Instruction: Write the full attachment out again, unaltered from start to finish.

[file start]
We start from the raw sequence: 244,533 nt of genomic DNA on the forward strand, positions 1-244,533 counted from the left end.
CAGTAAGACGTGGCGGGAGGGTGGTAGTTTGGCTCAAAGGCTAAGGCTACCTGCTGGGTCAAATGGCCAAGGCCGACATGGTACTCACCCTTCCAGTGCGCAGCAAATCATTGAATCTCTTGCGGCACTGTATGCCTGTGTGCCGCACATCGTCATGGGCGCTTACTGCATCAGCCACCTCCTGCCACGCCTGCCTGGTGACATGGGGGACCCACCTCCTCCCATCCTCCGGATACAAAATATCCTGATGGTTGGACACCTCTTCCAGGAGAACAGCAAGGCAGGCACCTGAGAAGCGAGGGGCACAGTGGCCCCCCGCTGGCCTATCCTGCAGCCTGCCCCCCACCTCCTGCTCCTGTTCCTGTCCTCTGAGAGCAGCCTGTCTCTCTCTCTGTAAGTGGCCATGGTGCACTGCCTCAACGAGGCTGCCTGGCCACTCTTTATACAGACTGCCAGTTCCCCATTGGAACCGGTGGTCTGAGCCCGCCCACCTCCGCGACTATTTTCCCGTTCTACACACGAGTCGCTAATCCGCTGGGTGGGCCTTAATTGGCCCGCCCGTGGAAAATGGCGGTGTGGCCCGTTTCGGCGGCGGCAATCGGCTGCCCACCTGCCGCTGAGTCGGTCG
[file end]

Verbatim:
We start from the raw sequence: 244,533 nt of genomic DNA on the forward strand, positions 1-244,533 counted from the left end.
CAGTAAGACGTGGCGGGAGGGTGGTAGTTTGGCTCAAAGGCTAAGGCTACCTGCTGGGTCAAATGGCCAAGGCCGACATGGTACTCACCCTTCCAGTGCGCAGCAAATCATTGAATCTCTTGCGGCACTGTATGCCTGTGTGCCGCACATCGTCATGGGCGCTTACTGCATCAGCCACCTCCTGCCACGCCTGCCTGGTGACATGGGGGACCCACCTCCTCCCATCCTCCGGATACAAAATATCCTGATGGTTGGACACCTCTTCCAGGAGAACAGCAAGGCAGGCACCTGAGAAGCGAGGGGCACAGTGGCCCCCCGCTGGCCTATCCTGCAGCCTGCCCCCCACCTCCTGCTCCTGTTCCTGTCCTCTGAGAGCAGCCTGTCTCTCTCTCTGTAAGTGGCCATGGTGCACTGCCTCAACGAGGCTGCCTGGCCACTCTTTATACAGACTGCCAGTTCCCCATTGGAACCGGTGGTCTGAGCCCGCCCACCTCCGCGACTATTTTCCCGTTCTACACACGAGTCGCTAATCCGCTGGGTGGGCCTTAATTGGCCCGCCCGTGGAAAATGGCGGTGTGGCCCGTTTCGGCGGCGGCAATCGGCTGCCCACCTGCCGCTGAGTCGGTCG